Why the kernel/system log time sequence is conflict after reboot?

Dear NV_Team,

When we trace the kernel and system log, we find a problem the time record in the log file is conflict after reboot? Before reboot the last time is Aug 13 10:42:04 but after reboot the kernel log record time start at Aug 13 09:57:52 ? Can you help to check why it happens ?

Aug 13 10:22:04 nano kernel: [265581.677111] RTW: set group key camid:2, addr:00:00:00:00:00:00, kid:2, type:TKIP
Aug 13 10:32:04 nano kernel: [266181.667807] RTW: set group key camid:1, addr:00:00:00:00:00:00, kid:1, type:TKIP
Aug 13 10:42:04 nano kernel: [266781.658291] RTW: set group key camid:2, addr:00:00:00:00:00:00, kid:2, type:TKIP
Aug 13 09:57:52 nano kernel: [    0.000000] Booting Linux on physical CPU 0x0
Aug 13 09:57:52 nano kernel: [    0.000000] Linux version 4.9.140-tegra (twsrv01@twsrv01) (gcc version 7.3.1 20180425 [linaro-7.3-2018.05 revision d29120a424ecfbc167ef90065c0eeb7f91977701] (Linaro GCC 7.3-2018.05) ) #21 SMP PREEMPT Thu Jul 2 19:04:32 CST 2020
Aug 13 09:57:52 nano kernel: [    0.000000] Boot CPU: AArch64 Processor [411fd071]
Aug 13 09:57:52 nano kernel: [    0.000000] OF: fdt:memory scan node memory@80000000, reg size 48,

kern.log (845.2 KB)

I don’t know why the times are " 0.000000" for several entries, but do beware that up until the Linux kernel itself boots, that bootloader software is its own separate operating system. A bootloader is an operating system, and its only purpose is to overwrite itself with another operating system. Timestamps in bootloader stages get reset when Linux loads because it is a fresh start. The Linux kernel is not running under U-Boot, it is replacing U-Boot.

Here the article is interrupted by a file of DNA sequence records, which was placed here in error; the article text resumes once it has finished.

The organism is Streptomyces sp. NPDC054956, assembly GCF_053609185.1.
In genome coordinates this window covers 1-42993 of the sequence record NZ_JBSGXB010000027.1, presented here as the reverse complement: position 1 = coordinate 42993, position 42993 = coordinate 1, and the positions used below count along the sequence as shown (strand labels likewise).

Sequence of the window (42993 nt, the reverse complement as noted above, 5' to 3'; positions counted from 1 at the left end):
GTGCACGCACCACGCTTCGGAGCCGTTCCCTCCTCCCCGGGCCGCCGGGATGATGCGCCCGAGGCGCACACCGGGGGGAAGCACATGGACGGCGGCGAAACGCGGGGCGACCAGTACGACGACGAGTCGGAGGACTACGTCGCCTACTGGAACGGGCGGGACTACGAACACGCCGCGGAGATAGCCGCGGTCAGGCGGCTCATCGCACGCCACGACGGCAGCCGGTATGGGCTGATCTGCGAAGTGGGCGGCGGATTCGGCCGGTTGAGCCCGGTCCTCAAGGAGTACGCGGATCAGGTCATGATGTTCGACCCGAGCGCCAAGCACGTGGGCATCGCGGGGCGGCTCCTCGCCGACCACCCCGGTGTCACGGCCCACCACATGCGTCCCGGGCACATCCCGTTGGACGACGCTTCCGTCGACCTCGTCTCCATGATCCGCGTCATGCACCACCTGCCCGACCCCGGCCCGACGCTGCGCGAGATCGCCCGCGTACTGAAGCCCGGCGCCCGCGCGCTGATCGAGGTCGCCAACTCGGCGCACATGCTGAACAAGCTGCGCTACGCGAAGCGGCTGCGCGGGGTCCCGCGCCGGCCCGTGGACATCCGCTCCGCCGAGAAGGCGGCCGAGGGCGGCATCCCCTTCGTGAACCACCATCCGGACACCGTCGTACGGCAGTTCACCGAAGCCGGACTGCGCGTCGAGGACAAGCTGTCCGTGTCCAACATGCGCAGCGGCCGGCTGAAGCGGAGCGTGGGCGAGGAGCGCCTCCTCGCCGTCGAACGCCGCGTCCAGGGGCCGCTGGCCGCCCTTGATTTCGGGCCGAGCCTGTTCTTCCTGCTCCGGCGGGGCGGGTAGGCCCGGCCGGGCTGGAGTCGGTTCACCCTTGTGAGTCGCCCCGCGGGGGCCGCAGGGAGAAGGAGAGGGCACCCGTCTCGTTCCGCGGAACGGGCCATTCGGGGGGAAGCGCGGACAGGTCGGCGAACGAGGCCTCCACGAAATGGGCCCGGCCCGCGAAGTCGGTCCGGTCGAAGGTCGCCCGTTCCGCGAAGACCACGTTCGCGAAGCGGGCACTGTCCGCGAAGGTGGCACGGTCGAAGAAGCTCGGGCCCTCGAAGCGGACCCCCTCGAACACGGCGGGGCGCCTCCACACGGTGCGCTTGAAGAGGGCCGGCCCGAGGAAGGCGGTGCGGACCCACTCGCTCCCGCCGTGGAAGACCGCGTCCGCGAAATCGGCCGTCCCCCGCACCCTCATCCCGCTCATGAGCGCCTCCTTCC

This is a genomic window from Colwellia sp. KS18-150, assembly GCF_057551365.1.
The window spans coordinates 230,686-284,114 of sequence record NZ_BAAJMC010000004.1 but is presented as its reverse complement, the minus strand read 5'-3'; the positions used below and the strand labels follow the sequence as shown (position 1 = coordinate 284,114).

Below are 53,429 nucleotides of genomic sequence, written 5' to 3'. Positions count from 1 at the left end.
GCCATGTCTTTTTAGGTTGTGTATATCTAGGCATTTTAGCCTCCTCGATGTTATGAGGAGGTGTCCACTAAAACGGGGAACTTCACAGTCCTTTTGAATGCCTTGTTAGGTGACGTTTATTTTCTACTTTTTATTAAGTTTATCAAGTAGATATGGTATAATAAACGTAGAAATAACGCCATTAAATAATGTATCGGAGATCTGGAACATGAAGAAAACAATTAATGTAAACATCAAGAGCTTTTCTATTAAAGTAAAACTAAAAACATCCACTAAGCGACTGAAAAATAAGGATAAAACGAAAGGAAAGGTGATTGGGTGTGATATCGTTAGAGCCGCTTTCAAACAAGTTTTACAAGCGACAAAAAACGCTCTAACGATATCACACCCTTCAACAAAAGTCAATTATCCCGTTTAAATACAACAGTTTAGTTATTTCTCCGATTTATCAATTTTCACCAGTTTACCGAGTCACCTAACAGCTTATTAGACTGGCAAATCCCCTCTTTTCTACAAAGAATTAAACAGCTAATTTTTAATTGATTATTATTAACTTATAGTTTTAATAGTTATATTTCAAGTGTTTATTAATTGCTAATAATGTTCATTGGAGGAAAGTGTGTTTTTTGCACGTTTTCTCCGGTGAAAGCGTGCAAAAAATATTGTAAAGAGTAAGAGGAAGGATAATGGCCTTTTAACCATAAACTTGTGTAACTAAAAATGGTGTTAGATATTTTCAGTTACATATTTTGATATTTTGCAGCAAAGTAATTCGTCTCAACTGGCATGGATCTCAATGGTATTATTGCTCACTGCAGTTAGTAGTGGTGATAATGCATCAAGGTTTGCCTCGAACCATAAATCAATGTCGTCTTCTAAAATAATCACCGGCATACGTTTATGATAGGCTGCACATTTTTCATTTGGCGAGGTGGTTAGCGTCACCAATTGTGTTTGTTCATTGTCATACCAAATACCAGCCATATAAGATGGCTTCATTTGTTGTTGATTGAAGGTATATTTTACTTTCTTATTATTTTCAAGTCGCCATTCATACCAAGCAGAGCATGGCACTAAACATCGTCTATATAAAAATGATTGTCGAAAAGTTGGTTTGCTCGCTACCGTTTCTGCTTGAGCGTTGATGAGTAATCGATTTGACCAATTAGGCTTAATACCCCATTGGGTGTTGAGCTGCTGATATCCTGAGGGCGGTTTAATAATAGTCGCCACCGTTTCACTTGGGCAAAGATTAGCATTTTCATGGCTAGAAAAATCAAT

The very first thing the Linux kernel does at the start of its life is indeed time “0.000000”. I could see the possibility that if the timestamp were queried only once, and then a few statements printed from that, then all would be the same time.

FYI, bootloaders overwrite themselves, the kernel is PID 0, and its only goal (at the start) is to run init, PID 1, as a process/child. Since Linux does not get overwritten all timestamps should be continuous and increasing.

Hi linuxdev,

Thanks for your information. What I want to figure out is why the log written in kern.log(time in the first column of the file) is not in accordance with time (not kernel time) .

The kernel log time from ‘0.0000’ is okay(we understand that), but the kern.log file time after reboot, should be start later then 'Aug 13 10:42:04 ’ not start from ‘Aug 13 09:57:52’. Can you get the whole kern.log?

hello Ciya.Jiang,

I don’t see this issue with my setups. could you please enable $ sudo hwclock --show, for checking before rebooting.
BTW, we usually checking kernel times with [ 0.000000].

I don’t know what the log rotation rules are for kern.log. A lot of these logs rotate at each boot, but it may be that kern.log only rotates after it grows to a certain size. Possibly, the older content is from a previous boot and logs simply did not yet rotate.

Do you have a battery or supercap actually connected to the Nano, to support the built-in RTC?
Have you enabled the hardware clock, using “systemctl enable hwclock.service” after making sure the battery works?
The Nano won’t keep time after it loses power if you don’t have a separate supercap or battery.

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